Information extraction (IE) involves structuring the data that the NLP system generates. It is the process of automatically extracting structured information from unstructured and/or semi structured text documents. An IE system involves identifying entities such as names of people, companies and location, attributes and relationship between entities. It does this by pattern recognition.
IE deals with the extraction of specified entities, events and relationships from unrestricted text sources. The goal is to find specific data or information in natural language texts. Unlike information retrieval (IR), which concerns how to identify relevant documents from a document collection, IE produces structured data ready for post-processing, which is crucial to many text mining applications.
Data mining (DM) It refers to finding relevant information or discovering knowledge from large volumes of data. Data mining attempts to discover statistical rules and patterns automatically from data.
Data Mining vs Text Mining vs Web Mining.
|Structured||Data Retrieval||Data Mining|
|Unstructured||Information Retrieval||Text Mining|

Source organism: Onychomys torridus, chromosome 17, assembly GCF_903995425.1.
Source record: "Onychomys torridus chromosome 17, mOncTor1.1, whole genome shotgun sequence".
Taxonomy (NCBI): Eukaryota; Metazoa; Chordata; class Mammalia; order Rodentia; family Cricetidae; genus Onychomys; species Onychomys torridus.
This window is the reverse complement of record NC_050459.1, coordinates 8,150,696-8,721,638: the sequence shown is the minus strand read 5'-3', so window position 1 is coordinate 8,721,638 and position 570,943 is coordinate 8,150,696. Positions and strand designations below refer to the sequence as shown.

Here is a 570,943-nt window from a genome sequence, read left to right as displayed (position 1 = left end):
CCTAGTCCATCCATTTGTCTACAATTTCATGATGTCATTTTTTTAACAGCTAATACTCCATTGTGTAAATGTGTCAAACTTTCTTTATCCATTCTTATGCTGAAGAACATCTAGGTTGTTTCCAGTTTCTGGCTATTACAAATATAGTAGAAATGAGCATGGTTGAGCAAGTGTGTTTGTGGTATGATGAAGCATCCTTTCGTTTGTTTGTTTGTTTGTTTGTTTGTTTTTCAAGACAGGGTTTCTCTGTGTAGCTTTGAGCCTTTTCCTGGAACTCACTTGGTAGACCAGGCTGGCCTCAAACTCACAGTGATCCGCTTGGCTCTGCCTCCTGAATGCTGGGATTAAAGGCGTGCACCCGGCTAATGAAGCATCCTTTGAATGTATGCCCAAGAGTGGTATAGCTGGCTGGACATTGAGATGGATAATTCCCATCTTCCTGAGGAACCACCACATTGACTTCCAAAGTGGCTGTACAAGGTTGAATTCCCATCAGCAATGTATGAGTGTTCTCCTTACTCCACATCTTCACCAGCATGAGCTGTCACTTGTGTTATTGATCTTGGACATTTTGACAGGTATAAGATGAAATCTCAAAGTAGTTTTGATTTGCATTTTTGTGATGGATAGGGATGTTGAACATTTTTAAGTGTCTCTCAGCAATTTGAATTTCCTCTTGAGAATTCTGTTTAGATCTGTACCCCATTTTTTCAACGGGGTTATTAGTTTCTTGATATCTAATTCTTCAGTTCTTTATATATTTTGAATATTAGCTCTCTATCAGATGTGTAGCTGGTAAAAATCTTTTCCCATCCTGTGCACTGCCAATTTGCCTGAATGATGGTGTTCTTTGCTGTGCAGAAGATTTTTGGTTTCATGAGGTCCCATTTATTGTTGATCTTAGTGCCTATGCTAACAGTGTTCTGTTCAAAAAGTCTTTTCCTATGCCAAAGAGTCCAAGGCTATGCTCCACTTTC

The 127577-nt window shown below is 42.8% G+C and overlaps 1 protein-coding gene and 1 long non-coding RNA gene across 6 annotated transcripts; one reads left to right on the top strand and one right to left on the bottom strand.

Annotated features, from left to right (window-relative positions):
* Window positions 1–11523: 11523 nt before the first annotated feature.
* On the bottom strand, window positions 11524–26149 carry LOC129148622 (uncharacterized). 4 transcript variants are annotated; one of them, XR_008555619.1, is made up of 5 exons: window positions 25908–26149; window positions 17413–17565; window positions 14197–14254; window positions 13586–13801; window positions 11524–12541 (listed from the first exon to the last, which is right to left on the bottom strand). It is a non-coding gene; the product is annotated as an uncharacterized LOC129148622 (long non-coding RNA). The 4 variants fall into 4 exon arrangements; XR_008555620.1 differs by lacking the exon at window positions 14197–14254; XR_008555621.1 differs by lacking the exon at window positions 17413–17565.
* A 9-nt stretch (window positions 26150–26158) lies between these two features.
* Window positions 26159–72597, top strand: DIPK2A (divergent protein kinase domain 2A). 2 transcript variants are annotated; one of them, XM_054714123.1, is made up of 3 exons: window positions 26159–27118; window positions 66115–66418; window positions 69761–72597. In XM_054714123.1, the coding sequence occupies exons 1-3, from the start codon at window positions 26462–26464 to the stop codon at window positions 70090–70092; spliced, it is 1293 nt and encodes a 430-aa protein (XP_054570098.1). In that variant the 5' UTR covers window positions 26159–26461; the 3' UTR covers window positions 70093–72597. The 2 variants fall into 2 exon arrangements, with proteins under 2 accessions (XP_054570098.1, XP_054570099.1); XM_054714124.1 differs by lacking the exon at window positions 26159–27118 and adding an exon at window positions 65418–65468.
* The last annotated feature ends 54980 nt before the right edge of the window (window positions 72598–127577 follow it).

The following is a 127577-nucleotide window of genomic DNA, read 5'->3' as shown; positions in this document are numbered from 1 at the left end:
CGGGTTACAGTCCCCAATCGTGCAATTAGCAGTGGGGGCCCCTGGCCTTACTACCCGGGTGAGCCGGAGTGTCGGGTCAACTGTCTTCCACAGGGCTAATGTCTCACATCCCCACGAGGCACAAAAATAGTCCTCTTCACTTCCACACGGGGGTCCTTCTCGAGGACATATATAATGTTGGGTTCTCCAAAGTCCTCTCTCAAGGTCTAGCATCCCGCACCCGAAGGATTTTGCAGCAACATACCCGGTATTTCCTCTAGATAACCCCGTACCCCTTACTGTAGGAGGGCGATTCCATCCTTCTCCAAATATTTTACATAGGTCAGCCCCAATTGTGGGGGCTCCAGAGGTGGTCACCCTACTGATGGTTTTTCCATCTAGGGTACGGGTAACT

The difference between regular data mining and text mining is that in text mining, the patterns are extracted from natural language texts rather than from structured databases of facts as in database mining. Web Mining in contrast involves pattern extraction from the web sources which are structured as opposed to free unstructured text input in text mining.
As approximately 80% percent of the corporate data is in unstructured text format, text mining is considered to have a high value than that of data mining.
Approaches or objectives of Text Mining
Text mining can be summarized as a process of converting the unstructured content into a structured format and quantifying it. In simple terms, all words found in the input documents will be indexed and counted resulting in a matrix of frequencies. Thereafter all standard statistical and data mining techniques can be applied to derive dimensions or clusters of words or documents, or to identify “important” words or terms that best predict another outcome variable of interest.
There are various specialties within text mining that have different objectives. Some of the technologies that have been developed and can be used in the text mining process are information extraction, topic tracking, summarization, categorization, clustering, concept linkage, information visualization, and question answering. In the following sections we will discuss each of these technologies and the role that they play in text mining.
- Text categorization: assigning the documents with pre-defined categories (e.g decision trees induction). When categorizing a document, a computer program will often treat the document as a “bag of words.” It does not attempt to process the actual information as information extraction does. Rather, categorization only counts words that appear and, from the counts, identifies the main topics that the document covers.